- About this Journal ·
- Abstracting and Indexing ·
- Aims and Scope ·
- Article Processing Charges ·
- Author Guidelines ·
- Bibliographic Information ·
- Citations to this Journal ·
- Contact Information ·
- Editorial Board ·
- Editorial Workflow ·
- Free eTOC Alerts ·
- Publication Ethics ·
- Recently Accepted Articles ·
- Reviewers Acknowledgment ·
- Submit a Manuscript ·
- Subscription Information ·
- Table of Contents
Volume 2013 (2013), Article ID 941269, 5 pages
Optimal Planning Target Volume Margins for Elective Pelvic Lymphatic Radiotherapy in High-Risk Prostate Cancer Patients
Department of Radiation Oncology, University of Alabama at Birmingham, Hazelrig-Salter Radiation Oncology Center, Birmingham, AL 335294-0007, USA
Received 8 January 2013; Accepted 4 February 2013
Academic Editors: S. Holdenrieder, L. Mutti, R. Nahta, R. V. Sionov, and K. Sonoda
Copyright © 2013 Benjamin K. Hinton et al. This is an open access article distributed under the Creative Commons Attribution License, which permits unrestricted use, distribution, and reproduction in any medium, provided the original work is properly cited.
Purpose. High-risk prostate cancer patients often receive radiotherapy (RT) to pelvic lymphatics (PLs). The aim of this study was to determine the safety margin around clinical target volume for PL (PL-CTV) to construct planning target volume for PL (PL-PTV) and for planning elective PL irradiation. Methods and Materials. Six patients who received RT to PL as part of prostate cancer treatment were identified. To determine average daily shifts of PL, the right and left IVs were contoured at 3 predetermined slices on the daily MV scans and their daily shifts were measured at these 3 levels using a measuring tool. Results. A total of 1,932 observations were made. Daily shifts of IV were random in distribution, and the largest observed shift was 13.6 mm in lateral and 15.4 mm in AP directions. The mean lateral and AP shifts of IV were 2.1 mm (±2.2) and 3.5 mm (±2.7), respectively. The data suggest that AP and lateral margins of 8.9 mm and 6.5 mm are necessary. Conclusions. With daily alignment to the prostate, we recommend an additional PL-CTV to PL-PTV conversion margin of 9 mm (AP) and 7 mm (lateral) to account for daily displacement of PL relative to the prostate.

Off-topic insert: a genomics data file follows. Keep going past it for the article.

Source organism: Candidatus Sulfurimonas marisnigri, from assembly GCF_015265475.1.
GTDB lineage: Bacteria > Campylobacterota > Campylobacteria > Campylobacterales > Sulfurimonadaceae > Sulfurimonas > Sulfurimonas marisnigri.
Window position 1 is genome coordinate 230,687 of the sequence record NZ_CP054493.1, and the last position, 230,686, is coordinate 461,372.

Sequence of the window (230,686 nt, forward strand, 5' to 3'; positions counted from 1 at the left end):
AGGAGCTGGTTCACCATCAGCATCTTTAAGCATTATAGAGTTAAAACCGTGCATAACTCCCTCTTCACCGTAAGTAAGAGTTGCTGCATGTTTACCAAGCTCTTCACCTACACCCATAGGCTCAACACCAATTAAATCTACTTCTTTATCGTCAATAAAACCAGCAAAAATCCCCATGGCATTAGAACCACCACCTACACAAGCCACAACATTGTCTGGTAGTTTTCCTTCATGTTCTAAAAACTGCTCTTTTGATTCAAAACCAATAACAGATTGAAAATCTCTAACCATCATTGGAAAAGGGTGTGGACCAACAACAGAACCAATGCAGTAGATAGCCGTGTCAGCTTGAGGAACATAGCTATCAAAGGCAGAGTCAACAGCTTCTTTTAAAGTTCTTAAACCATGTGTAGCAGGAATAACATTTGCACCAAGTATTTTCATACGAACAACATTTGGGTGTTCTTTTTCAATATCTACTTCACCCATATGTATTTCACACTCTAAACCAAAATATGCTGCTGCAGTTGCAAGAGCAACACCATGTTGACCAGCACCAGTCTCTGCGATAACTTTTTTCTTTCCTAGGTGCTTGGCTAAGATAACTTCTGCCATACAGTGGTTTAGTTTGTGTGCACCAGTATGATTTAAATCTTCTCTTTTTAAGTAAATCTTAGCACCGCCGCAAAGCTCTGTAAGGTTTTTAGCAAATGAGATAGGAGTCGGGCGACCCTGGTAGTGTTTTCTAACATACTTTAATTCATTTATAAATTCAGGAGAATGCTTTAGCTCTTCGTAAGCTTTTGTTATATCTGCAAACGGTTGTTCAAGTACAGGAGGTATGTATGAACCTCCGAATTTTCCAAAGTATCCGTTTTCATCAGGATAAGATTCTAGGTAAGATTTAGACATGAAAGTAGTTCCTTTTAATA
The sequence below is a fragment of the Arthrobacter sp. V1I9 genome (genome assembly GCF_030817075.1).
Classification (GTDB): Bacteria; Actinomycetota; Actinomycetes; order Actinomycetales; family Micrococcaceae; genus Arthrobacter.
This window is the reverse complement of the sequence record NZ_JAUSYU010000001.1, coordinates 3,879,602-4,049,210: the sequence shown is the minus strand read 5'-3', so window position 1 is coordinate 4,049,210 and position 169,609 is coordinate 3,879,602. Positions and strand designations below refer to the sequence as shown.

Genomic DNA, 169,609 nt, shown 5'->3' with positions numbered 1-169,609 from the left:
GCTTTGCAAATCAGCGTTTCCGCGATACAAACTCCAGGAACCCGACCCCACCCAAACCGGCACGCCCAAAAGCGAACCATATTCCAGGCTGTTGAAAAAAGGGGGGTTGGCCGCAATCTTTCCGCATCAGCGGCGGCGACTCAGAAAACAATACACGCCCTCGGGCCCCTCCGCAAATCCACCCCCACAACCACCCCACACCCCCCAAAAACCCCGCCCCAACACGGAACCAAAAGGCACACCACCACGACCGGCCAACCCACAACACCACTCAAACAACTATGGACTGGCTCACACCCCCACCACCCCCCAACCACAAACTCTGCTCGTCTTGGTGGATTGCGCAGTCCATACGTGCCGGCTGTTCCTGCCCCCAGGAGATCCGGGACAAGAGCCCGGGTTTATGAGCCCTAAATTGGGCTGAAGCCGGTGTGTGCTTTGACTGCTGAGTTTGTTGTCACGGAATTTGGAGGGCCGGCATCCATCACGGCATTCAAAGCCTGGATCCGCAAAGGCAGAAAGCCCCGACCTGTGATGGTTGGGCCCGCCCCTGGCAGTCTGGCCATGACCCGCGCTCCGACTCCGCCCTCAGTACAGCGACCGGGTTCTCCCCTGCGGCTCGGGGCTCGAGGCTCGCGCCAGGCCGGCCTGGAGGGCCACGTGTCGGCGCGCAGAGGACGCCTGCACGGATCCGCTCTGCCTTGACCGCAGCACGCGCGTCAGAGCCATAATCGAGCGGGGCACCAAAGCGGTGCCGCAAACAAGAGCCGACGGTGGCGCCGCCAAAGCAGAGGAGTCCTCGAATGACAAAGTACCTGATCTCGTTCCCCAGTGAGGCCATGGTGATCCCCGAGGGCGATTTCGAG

High-risk status in prostate cancer as defined by T stage, Gleason score, or presenting PSA confers a high probability of extraprostatic and lymphatic spread of cancer . Radiotherapy (RT) in conjunction with neoadjuvant and concurrent long-term androgen suppression has been demonstrated to improve outcomes in such patients [2, 3]. The role of irradiating the pelvic lymphatics (PLs) is controversial [4, 5]. However, current NCCN guidelines suggest that patients with high-risk prostate cancer are candidates for RT to prostate, seminal vesicles, and PL.
Technological advances have allowed for higher doses to be delivered to the target, while minimizing the potential for interfraction variations which could result from positioning errors or organ motion [6–10]. During IGRT of high-risk prostate cancers, image guidance is accomplished by aligning the prostate contour with the daily image of the prostate. Though there is potential for day-to-day movement of the PL relative to the prostate, the PL field is not subjected to daily imaging for a number of reasons. Most RT institutions make use of radioopaque fiducials implanted within the prostate gland and daily kV orthogonal imaging for image guidance. Even when imaging systems such as cone-beam CT is available, the whole pelvis is not imaged daily as the procedure is time consuming and exposes the patient to unnecessary radiation. In addition, most image-guidance systems such as CBCT have field-size limitations, whereby the entire pelvic volume cannot be encompassed for daily imaging. Finally, it would be difficult to determine the ideal couch shifts when the prostate and PL show differing values of shifts on a particular day. The solution is to place an adequate margin around PL-CTV to create PL-PTV, whereby the PL-CTV will reliably lie with the PL-PTV when image guidance is performed to the prostate. This margin corresponds to the relative daily shift of PL to the prostate. In this study, we aimed to evaluate the daily shift of the iliac vessels (IVs), a surrogate for PL, relative to the prostate for determining the safety margin for contouring planning target volume (PL-PTV). We also aimed to dosimetrically validate the dose received by PL-CTV over the course of treatment with the addition of our recommended margin.